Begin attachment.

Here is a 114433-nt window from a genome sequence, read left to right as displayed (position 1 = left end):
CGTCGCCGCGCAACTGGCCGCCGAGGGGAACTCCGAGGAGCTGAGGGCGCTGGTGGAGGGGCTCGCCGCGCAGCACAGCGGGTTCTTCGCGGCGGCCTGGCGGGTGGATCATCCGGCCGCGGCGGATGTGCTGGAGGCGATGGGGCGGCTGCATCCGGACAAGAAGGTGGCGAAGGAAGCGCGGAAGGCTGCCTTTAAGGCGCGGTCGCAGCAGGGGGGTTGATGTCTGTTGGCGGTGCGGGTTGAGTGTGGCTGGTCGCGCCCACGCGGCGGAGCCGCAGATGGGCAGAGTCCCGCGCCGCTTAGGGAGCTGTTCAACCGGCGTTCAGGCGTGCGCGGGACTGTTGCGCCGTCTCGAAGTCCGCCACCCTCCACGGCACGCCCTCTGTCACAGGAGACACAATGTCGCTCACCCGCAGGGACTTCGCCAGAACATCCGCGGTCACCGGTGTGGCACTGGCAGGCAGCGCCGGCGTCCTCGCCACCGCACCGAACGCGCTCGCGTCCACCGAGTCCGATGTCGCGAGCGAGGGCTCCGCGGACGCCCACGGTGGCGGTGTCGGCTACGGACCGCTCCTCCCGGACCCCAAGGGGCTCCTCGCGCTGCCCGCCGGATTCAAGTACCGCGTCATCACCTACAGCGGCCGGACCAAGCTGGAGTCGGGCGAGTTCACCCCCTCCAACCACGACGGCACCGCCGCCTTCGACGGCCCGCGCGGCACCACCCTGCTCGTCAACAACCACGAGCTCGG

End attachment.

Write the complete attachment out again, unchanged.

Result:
Here is a 114433-nt window from a genome sequence, read left to right as displayed (position 1 = left end):
CGTCGCCGCGCAACTGGCCGCCGAGGGGAACTCCGAGGAGCTGAGGGCGCTGGTGGAGGGGCTCGCCGCGCAGCACAGCGGGTTCTTCGCGGCGGCCTGGCGGGTGGATCATCCGGCCGCGGCGGATGTGCTGGAGGCGATGGGGCGGCTGCATCCGGACAAGAAGGTGGCGAAGGAAGCGCGGAAGGCTGCCTTTAAGGCGCGGTCGCAGCAGGGGGGTTGATGTCTGTTGGCGGTGCGGGTTGAGTGTGGCTGGTCGCGCCCACGCGGCGGAGCCGCAGATGGGCAGAGTCCCGCGCCGCTTAGGGAGCTGTTCAACCGGCGTTCAGGCGTGCGCGGGACTGTTGCGCCGTCTCGAAGTCCGCCACCCTCCACGGCACGCCCTCTGTCACAGGAGACACAATGTCGCTCACCCGCAGGGACTTCGCCAGAACATCCGCGGTCACCGGTGTGGCACTGGCAGGCAGCGCCGGCGTCCTCGCCACCGCACCGAACGCGCTCGCGTCCACCGAGTCCGATGTCGCGAGCGAGGGCTCCGCGGACGCCCACGGTGGCGGTGTCGGCTACGGACCGCTCCTCCCGGACCCCAAGGGGCTCCTCGCGCTGCCCGCCGGATTCAAGTACCGCGTCATCACCTACAGCGGCCGGACCAAGCTGGAGTCGGGCGAGTTCACCCCCTCCAACCACGACGGCACCGCCGCCTTCGACGGCCCGCGCGGCACCACCCTGCTCGTCAACAACCACGAGCTCGG